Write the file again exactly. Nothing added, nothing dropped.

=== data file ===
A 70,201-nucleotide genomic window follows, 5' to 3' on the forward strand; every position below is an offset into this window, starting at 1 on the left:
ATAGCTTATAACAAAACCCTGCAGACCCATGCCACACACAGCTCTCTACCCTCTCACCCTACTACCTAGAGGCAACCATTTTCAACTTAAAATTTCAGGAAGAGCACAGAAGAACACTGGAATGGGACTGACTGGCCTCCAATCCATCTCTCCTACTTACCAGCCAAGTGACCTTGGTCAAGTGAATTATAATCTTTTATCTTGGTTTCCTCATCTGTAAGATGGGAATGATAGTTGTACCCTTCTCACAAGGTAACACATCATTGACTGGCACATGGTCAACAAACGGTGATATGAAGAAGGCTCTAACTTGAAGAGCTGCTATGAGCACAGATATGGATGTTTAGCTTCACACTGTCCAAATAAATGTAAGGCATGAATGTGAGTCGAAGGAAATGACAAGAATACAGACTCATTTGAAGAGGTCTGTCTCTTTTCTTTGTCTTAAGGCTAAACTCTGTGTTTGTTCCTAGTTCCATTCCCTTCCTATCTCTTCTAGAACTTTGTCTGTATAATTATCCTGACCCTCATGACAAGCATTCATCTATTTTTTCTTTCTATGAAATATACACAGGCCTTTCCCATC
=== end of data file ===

A 70,201-nucleotide genomic window follows, 5' to 3' on the forward strand; every position below is an offset into this window, starting at 1 on the left:
ATAGCTTATAACAAAACCCTGCAGACCCATGCCACACACAGCTCTCTACCCTCTCACCCTACTACCTAGAGGCAACCATTTTCAACTTAAAATTTCAGGAAGAGCACAGAAGAACACTGGAATGGGACTGACTGGCCTCCAATCCATCTCTCCTACTTACCAGCCAAGTGACCTTGGTCAAGTGAATTATAATCTTTTATCTTGGTTTCCTCATCTGTAAGATGGGAATGATAGTTGTACCCTTCTCACAAGGTAACACATCATTGACTGGCACATGGTCAACAAACGGTGATATGAAGAAGGCTCTAACTTGAAGAGCTGCTATGAGCACAGATATGGATGTTTAGCTTCACACTGTCCAAATAAATGTAAGGCATGAATGTGAGTCGAAGGAAATGACAAGAATACAGACTCATTTGAAGAGGTCTGTCTCTTTTCTTTGTCTTAAGGCTAAACTCTGTGTTTGTTCCTAGTTCCATTCCCTTCCTATCTCTTCTAGAACTTTGTCTGTATAATTATCCTGACCCTCATGACAAGCATTCATCTATTTTTTCTTTCTATGAAATATACACAGGCCTTTCCCATC